In the first part of The Literary Conference, the narrator, a mad scientist who may or may not be Aira himself, solves the age-old enigma of the so-called Macuto Line, and becomes rich by finding the ancient treasure buried in the sea. If that doesn’t get you scratching your head, the rest of the book will—it will also probably make you smile with delight, and potentially roar with laughter. The narrator then goes to a literary conference in Venezuela, where his goal is to clone Carlos Fuentes… Except the cloned insect-thing he sends to take Fuentes’ DNA lands on the literary man’s tie instead, and things go really bad when gigantic blue worms descend on the city. To find out who the narrator—and Aira himself—gets out of this wild impasse, you’ll just have to read the book yourself.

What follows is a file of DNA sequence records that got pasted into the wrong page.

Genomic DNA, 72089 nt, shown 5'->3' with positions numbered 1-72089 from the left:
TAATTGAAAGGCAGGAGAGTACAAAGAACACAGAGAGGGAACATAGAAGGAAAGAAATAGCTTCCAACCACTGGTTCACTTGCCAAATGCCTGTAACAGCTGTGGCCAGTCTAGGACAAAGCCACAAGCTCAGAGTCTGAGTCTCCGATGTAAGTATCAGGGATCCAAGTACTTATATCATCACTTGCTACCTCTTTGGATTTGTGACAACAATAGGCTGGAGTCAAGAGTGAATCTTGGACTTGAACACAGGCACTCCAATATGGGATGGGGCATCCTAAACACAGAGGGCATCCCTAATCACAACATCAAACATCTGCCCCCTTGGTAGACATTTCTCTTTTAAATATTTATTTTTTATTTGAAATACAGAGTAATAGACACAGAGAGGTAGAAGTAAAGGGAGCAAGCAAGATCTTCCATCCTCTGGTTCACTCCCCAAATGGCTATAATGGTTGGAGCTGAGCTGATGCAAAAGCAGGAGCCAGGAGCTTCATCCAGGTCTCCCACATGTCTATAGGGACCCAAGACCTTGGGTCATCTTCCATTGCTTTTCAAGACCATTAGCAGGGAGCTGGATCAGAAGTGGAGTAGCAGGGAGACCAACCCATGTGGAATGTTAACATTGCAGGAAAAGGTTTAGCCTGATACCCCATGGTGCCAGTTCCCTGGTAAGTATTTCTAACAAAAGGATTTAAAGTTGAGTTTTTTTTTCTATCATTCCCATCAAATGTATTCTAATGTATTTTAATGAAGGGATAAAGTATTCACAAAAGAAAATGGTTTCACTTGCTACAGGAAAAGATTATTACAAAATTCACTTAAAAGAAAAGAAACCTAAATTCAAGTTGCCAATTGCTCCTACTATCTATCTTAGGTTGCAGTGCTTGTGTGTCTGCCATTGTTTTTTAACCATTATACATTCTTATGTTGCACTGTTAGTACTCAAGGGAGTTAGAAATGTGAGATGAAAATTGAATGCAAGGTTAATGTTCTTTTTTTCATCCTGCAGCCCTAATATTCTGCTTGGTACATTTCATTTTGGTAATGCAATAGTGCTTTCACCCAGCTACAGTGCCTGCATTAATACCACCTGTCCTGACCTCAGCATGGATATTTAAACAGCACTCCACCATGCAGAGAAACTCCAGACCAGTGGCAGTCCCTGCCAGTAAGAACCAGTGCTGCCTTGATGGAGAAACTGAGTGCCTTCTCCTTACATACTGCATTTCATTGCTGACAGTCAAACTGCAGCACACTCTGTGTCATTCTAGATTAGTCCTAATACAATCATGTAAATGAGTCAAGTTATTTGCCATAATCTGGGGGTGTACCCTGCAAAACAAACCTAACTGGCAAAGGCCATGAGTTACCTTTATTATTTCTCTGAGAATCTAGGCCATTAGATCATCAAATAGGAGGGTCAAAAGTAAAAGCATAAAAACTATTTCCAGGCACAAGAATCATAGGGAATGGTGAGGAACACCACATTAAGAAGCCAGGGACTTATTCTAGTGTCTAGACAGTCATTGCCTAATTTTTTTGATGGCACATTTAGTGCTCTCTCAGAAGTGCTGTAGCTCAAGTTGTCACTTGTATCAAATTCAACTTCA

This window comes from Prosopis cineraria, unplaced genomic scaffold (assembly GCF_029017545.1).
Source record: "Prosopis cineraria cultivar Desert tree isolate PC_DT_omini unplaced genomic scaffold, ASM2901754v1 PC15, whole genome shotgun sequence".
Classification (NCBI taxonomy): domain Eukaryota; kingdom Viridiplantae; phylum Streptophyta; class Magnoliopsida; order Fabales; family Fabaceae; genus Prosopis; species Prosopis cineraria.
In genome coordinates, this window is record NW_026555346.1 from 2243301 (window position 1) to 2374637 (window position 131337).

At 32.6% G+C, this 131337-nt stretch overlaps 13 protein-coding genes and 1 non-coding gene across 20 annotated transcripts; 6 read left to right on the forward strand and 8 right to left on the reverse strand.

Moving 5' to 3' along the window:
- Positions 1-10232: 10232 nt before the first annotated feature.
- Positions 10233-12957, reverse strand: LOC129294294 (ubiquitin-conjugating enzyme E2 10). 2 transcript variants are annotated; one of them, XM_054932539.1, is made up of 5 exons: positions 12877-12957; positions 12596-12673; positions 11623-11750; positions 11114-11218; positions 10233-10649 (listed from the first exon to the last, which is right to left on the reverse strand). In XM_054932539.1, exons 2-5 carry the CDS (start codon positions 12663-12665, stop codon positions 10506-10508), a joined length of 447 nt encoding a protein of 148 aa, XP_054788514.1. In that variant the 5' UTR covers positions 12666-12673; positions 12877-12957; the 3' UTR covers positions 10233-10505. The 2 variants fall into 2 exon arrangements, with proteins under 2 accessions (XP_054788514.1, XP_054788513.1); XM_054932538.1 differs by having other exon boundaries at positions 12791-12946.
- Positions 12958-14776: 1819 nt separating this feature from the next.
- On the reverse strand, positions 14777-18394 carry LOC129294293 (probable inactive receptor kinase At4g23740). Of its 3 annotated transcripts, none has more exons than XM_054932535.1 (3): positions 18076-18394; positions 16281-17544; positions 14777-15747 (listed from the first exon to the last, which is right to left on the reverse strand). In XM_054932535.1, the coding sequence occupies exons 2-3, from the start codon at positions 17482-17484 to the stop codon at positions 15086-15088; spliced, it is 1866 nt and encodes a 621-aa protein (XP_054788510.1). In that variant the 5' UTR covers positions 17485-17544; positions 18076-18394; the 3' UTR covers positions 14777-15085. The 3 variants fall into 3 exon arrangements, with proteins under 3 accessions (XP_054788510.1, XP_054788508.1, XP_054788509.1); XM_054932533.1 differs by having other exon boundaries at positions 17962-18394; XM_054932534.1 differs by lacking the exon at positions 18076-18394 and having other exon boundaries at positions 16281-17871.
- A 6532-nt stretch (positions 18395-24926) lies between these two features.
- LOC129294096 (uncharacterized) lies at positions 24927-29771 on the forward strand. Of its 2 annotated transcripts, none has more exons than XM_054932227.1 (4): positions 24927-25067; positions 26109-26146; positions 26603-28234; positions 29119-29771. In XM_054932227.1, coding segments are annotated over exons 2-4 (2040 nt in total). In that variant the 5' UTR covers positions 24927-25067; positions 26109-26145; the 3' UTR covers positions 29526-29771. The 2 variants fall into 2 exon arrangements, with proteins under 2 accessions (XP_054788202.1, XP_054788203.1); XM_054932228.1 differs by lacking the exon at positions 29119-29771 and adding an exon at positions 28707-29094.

The Literary Conference is a mad romp, and it was incredible fun to read. It’s rare that you discover a writer whose work seems so completely fresh. So naturally I looked for more Aira, and eventually purchased another of his books, Varamo, which I read in the late summer (remember, last week we were on The Queen Bee of Tuscany and I was searching for a new apartment). I’d heard good things about Varamo in The Millions but I have to say that I didn’t find as much delight in this one as I had in The Literary Conference. Mostly it was the style, which I found more convoluted, more opaque. Varamo is written in a formal, slightly grinding third person, which is apparently Aira’s preferred narrative voice, whereas The Literary Conference is in a buoyant and electric first person.